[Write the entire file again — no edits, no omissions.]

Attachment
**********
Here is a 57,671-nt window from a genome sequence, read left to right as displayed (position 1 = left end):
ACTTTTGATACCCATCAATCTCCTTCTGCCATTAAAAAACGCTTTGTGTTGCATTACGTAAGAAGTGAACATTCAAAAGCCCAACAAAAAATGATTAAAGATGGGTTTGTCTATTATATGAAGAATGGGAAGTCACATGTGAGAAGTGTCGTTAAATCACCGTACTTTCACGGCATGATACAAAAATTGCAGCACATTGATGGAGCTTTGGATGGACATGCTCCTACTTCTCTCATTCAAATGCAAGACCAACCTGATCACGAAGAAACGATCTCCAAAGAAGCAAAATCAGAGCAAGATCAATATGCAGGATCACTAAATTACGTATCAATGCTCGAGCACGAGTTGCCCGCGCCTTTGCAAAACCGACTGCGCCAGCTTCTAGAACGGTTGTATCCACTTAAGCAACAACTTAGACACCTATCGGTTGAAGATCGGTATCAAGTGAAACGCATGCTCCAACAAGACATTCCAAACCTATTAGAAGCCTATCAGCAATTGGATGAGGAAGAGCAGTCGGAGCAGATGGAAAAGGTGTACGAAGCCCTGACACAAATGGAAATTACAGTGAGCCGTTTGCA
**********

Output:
Here is a 57,671-nt window from a genome sequence, read left to right as displayed (position 1 = left end):
ACTTTTGATACCCATCAATCTCCTTCTGCCATTAAAAAACGCTTTGTGTTGCATTACGTAAGAAGTGAACATTCAAAAGCCCAACAAAAAATGATTAAAGATGGGTTTGTCTATTATATGAAGAATGGGAAGTCACATGTGAGAAGTGTCGTTAAATCACCGTACTTTCACGGCATGATACAAAAATTGCAGCACATTGATGGAGCTTTGGATGGACATGCTCCTACTTCTCTCATTCAAATGCAAGACCAACCTGATCACGAAGAAACGATCTCCAAAGAAGCAAAATCAGAGCAAGATCAATATGCAGGATCACTAAATTACGTATCAATGCTCGAGCACGAGTTGCCCGCGCCTTTGCAAAACCGACTGCGCCAGCTTCTAGAACGGTTGTATCCACTTAAGCAACAACTTAGACACCTATCGGTTGAAGATCGGTATCAAGTGAAACGCATGCTCCAACAAGACATTCCAAACCTATTAGAAGCCTATCAGCAATTGGATGAGGAAGAGCAGTCGGAGCAGATGGAAAAGGTGTACGAAGCCCTGACACAAATGGAAATTACAGTGAGCCGTTTGCA